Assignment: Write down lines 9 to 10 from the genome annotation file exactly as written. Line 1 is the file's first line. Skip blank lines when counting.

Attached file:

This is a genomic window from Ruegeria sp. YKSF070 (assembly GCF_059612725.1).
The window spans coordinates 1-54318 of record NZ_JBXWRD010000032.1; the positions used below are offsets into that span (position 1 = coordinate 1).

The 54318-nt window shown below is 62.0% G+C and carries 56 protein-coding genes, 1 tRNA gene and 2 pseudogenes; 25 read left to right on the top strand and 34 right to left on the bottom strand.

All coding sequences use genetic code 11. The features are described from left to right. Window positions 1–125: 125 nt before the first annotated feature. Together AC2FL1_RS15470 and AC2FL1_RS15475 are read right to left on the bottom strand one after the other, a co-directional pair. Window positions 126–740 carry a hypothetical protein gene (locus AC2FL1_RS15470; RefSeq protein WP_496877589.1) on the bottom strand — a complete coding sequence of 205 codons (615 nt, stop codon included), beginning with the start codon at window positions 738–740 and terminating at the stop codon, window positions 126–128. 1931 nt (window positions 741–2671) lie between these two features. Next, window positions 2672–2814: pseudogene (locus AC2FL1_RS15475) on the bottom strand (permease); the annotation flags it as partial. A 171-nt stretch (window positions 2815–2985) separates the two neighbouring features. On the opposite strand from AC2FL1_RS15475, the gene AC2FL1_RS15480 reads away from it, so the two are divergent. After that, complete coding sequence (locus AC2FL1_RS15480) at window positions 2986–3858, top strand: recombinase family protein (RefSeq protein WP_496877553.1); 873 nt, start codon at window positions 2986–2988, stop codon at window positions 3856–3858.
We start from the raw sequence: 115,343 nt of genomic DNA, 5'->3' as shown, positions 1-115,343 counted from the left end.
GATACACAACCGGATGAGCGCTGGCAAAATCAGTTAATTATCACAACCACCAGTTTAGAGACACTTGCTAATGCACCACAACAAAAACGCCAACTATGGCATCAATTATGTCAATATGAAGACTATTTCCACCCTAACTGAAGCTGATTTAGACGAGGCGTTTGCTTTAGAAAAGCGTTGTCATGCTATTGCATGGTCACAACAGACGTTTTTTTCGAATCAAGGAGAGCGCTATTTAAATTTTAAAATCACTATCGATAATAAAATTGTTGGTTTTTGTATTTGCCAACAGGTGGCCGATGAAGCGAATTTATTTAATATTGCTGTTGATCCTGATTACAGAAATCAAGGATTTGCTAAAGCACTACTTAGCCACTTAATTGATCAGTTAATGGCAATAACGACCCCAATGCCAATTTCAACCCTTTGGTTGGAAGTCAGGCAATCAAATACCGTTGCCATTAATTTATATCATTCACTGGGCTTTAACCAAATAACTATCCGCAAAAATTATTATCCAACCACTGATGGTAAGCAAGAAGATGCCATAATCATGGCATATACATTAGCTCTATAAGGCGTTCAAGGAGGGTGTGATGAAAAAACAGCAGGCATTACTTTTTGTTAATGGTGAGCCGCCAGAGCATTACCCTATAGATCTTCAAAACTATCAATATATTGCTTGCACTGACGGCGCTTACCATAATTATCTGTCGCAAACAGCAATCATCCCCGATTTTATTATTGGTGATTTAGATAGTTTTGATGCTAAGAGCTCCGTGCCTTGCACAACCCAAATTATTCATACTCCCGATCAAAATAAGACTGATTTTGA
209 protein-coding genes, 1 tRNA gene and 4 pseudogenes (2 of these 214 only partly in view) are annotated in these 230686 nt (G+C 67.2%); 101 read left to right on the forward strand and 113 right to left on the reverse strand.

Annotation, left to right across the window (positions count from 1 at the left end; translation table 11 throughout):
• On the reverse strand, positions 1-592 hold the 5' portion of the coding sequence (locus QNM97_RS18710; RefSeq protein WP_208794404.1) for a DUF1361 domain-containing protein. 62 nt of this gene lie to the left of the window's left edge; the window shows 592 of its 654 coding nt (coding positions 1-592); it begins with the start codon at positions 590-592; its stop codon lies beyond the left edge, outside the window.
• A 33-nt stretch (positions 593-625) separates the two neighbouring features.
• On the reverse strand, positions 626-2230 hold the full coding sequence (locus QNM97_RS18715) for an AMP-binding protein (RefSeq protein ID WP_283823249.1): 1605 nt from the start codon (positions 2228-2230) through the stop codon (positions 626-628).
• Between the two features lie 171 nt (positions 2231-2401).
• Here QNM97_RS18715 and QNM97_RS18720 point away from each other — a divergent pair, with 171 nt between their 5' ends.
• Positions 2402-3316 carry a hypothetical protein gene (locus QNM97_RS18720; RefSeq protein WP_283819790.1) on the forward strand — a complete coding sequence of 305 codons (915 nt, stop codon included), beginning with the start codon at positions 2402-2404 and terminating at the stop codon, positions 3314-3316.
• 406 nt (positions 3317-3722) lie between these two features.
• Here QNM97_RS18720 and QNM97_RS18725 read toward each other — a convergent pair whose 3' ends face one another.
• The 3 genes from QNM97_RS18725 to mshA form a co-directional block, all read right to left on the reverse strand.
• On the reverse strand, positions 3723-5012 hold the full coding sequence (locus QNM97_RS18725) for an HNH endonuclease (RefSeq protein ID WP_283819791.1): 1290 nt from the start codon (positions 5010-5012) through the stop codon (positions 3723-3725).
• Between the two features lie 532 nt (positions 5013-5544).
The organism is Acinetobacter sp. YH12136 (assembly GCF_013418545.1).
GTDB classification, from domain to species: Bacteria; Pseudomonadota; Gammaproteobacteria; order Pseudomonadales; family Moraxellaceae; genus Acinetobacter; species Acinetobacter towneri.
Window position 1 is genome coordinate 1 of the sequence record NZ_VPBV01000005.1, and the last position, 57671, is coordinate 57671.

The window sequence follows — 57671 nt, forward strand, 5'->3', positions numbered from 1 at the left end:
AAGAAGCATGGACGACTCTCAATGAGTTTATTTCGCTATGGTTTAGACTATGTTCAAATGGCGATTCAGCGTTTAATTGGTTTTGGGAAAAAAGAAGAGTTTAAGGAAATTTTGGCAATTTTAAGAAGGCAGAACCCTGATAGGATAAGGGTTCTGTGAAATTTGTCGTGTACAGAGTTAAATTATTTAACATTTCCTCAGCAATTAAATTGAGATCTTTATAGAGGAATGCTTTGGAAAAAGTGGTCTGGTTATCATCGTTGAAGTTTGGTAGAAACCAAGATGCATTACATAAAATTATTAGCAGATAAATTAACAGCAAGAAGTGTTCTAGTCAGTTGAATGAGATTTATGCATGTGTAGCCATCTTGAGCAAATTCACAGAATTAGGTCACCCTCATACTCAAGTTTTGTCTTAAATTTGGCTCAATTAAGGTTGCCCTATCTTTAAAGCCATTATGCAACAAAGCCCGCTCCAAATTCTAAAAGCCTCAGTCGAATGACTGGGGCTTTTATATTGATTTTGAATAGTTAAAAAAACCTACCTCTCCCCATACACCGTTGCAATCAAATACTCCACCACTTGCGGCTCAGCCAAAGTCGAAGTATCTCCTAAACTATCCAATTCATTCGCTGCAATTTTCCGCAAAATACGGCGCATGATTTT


• On the reverse strand, positions 1-592 hold the 5' portion of the coding sequence (locus QNM97_RS18710; RefSeq protein WP_208794404.1) for a DUF1361 domain-containing protein. 62 nt of this gene lie to the left of the window's left edge; the window shows 592 of its 654 coding nt (coding positions 1-592); it begins with the start codon at positions 590-592; its stop codon lies beyond the left edge, outside the window.
• A 33-nt stretch (positions 593-625) separates the two neighbouring features.